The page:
Rain Barrels to the Rescue
Would it surprise you that lawn and garden watering make up nearly 40 percent of total household water use during the summer? According to the Environmental Protection Agency, Americans use copious amounts of water to keep our gardens and landscapes productive, lush and beautiful. But treated water from civic water districts comes with an environmental and monetary price!
The national trend is to be more “green” and conservative, so rain barrels or cisterns have become quite popular and readily available. I’ve even seen them for sale at my local grocery store. They are also easy to construct if you’d like to make your own. Plenty of educational workshops, literature and Internet sources are available to guide you through the process of constructing rain barrels.
Basically, rain barrels collect and store rainwater from your roof, via gutter downspouts. Their purpose is to save the water for later use, especially during periods of dry weather. A single rain barrel can save an estimated 1,300 gallons of water during peak summer months. Because rain barrels can provide a ready supply of free “soft water” – water containing no chlorine, lime or calcium – they are ideal for watering gardens and lawns or for washing cars or windows. A gigantic plus in my book is the collected water is prevented from becoming runoff diverted to storm drains and therefore no benefit to my garden.
A typical rain barrel is a plastic drum or container. Sizes range from 50 to 80 gallons, although some can go up to 300 gallons or more. A variety of designs and colors are commercially available, with many that serve as a decorative accent for your home and garden. No matter the system you choose, it is important to have a secure lid on the barrel for child safety and to prevent the growth of mosquitoes and algae.
Rain gardens are a great way to capture and soak up rainfall and stormwater runoff from your property. A rain garden is ideally located in close proximity to your roof gutter downspouts or other impermeable areas around your home like driveways, walkways and patios. They should not be within 10 feet of a foundation or building or built over a septic system.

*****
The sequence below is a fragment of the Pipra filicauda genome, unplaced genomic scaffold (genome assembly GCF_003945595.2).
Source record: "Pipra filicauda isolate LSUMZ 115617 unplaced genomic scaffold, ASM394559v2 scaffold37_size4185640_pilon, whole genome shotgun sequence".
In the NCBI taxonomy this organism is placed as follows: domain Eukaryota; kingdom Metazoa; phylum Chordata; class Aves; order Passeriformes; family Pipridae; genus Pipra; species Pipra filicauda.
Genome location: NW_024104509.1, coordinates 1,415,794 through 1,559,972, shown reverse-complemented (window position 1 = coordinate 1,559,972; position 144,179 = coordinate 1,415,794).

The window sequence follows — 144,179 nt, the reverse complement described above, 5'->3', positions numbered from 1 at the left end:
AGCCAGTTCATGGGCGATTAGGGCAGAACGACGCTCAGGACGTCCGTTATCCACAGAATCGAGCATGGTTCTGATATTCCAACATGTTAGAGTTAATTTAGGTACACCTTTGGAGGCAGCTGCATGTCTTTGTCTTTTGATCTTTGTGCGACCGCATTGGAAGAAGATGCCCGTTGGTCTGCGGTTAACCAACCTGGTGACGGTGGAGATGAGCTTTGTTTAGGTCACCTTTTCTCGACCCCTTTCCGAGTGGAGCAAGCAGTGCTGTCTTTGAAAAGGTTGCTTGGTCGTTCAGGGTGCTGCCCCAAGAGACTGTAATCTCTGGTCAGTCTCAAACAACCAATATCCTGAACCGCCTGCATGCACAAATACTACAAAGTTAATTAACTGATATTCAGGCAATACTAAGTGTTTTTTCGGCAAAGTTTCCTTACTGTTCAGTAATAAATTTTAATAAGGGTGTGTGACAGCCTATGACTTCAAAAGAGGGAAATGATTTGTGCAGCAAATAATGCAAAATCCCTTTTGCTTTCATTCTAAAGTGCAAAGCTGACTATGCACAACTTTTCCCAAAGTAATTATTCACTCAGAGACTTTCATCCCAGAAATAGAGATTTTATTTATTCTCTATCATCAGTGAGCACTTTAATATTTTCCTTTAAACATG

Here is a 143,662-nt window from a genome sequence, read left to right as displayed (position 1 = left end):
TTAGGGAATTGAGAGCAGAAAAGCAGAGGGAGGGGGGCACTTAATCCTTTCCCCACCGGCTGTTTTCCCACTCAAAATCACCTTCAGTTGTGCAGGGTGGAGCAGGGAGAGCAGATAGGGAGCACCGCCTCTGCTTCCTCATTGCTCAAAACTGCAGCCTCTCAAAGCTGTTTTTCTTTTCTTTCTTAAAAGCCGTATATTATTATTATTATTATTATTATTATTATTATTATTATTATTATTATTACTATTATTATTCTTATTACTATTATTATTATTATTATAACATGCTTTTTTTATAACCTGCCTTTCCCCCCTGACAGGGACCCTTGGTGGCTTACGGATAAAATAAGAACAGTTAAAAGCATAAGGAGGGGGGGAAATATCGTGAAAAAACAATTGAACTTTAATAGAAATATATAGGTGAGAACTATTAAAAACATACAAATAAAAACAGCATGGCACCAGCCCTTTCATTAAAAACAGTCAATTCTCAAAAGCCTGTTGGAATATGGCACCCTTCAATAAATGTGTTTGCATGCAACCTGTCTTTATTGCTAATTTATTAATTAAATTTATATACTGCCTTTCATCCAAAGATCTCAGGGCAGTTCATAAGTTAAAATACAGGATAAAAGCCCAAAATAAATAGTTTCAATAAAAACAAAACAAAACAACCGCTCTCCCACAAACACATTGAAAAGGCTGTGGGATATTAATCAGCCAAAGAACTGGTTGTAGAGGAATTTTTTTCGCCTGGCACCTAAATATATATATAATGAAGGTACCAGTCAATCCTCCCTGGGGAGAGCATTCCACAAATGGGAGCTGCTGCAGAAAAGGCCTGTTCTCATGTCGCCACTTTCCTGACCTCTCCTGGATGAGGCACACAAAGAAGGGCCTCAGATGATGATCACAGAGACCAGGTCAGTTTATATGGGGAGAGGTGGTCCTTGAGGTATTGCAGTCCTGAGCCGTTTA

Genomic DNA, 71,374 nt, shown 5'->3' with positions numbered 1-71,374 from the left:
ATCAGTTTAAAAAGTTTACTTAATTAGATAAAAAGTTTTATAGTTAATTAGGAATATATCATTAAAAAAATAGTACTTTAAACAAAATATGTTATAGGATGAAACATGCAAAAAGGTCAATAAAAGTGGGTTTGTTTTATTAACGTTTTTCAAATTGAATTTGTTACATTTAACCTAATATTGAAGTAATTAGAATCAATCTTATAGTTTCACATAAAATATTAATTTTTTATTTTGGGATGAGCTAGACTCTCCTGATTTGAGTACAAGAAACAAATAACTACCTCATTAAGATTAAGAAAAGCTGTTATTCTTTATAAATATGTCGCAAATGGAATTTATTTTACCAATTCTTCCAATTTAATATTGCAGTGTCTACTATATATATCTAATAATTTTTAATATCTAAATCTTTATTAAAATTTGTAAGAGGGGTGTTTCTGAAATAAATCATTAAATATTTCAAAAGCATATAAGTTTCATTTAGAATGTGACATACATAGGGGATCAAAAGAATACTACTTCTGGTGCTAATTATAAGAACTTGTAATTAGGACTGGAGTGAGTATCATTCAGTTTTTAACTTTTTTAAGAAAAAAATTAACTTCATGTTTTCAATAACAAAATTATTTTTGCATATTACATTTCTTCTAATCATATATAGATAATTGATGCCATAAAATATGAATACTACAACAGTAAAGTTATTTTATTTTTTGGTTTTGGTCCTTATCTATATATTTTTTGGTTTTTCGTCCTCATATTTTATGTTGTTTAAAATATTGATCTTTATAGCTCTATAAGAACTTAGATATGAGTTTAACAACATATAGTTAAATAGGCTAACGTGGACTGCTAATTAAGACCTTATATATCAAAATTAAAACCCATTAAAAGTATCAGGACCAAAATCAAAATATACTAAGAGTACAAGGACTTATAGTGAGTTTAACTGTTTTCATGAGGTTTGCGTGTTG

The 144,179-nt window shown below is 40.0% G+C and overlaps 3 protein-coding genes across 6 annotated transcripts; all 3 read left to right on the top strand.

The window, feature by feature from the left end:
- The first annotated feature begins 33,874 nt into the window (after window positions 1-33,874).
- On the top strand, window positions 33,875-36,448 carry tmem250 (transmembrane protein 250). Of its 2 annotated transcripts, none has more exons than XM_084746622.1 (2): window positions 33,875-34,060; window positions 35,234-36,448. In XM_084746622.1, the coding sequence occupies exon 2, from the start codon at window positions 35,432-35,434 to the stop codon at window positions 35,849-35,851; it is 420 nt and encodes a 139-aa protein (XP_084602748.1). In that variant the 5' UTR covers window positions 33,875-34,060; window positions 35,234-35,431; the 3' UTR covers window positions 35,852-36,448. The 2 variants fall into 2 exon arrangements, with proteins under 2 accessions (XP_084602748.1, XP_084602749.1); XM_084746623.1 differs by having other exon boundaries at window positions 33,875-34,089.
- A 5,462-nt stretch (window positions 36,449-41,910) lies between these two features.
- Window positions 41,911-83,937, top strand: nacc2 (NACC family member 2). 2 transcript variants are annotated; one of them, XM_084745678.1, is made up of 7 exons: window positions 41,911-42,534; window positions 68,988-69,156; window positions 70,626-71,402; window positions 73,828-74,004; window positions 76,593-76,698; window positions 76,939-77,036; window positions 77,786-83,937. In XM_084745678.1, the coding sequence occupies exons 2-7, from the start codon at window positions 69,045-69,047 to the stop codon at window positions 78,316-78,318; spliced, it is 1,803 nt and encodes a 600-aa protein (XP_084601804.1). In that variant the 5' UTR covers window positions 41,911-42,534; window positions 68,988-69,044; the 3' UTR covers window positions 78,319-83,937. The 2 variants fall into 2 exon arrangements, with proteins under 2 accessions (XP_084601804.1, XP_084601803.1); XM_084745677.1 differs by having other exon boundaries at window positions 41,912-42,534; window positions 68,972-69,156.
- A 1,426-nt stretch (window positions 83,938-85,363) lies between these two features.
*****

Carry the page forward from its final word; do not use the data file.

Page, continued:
The garden can be a natural or shallow-dug depression, no more than 8-10 inches deep, which is designed with plants to withstand the extremes of moisture and concentrations of nutrients, particularly nitrogen and phosphorus, that are found in stormwater runoff. Through the design and plant selection, the garden can add beauty to your home landscape and at the same time protect the environment by giving stormwater time to filter into the ground and help to reduce potential water quality problems.
Numerous resources are available to help you with your rain garden design and with selecting the ideal plants for your area. Scroll down for a couple of links.
Rain gardens are typically designed to be drained within four hours after a one-inch rain event, but some designs allow the soil to be saturated for longer periods. Plants with deep fibrous roots tend to have a competitive advantage in a rain garden and provide the most cleaning and filtration benefits to the environment.
I have joined the crowd with respect to water conservation and installed both a rain barrel for my garden and a separate rain garden. My rain garden is located at the bottom of my sloping front yard and driveway right at the curb of the street. I personally think it is a beautiful combination of trees, shrubs, ornamental grasses, perennials and annuals, and it adds to the beauty of my home while helping me to conserve water, provide wildlife habitat and protect the environment.
Rain Barrel, Rain Garden Resources